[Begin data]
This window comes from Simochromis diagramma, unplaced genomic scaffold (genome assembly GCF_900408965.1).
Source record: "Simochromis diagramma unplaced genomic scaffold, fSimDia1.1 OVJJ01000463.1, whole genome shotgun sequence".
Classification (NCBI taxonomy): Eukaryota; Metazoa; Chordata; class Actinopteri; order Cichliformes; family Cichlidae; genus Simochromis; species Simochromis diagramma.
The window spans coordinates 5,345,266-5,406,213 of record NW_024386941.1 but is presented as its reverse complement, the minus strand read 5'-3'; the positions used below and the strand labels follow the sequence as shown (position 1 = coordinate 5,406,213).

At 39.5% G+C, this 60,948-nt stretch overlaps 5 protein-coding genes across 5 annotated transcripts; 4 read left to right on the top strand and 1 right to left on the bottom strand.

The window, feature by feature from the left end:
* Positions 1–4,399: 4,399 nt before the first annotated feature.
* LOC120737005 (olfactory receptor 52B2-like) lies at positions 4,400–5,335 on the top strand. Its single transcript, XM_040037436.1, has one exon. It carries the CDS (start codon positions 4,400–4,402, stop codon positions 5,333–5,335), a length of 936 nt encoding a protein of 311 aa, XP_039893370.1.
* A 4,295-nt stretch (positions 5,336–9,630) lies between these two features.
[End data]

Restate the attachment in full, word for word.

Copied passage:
This window comes from Simochromis diagramma, unplaced genomic scaffold (genome assembly GCF_900408965.1).
Source record: "Simochromis diagramma unplaced genomic scaffold, fSimDia1.1 OVJJ01000463.1, whole genome shotgun sequence".
Classification (NCBI taxonomy): Eukaryota; Metazoa; Chordata; class Actinopteri; order Cichliformes; family Cichlidae; genus Simochromis; species Simochromis diagramma.
The window spans coordinates 5,345,266-5,406,213 of record NW_024386941.1 but is presented as its reverse complement, the minus strand read 5'-3'; the positions used below and the strand labels follow the sequence as shown (position 1 = coordinate 5,406,213).

At 39.5% G+C, this 60,948-nt stretch overlaps 5 protein-coding genes across 5 annotated transcripts; 4 read left to right on the top strand and 1 right to left on the bottom strand.

The window, feature by feature from the left end:
* Positions 1–4,399: 4,399 nt before the first annotated feature.
* LOC120737005 (olfactory receptor 52B2-like) lies at positions 4,400–5,335 on the top strand. Its single transcript, XM_040037436.1, has one exon. It carries the CDS (start codon positions 4,400–4,402, stop codon positions 5,333–5,335), a length of 936 nt encoding a protein of 311 aa, XP_039893370.1.
* A 4,295-nt stretch (positions 5,336–9,630) lies between these two features.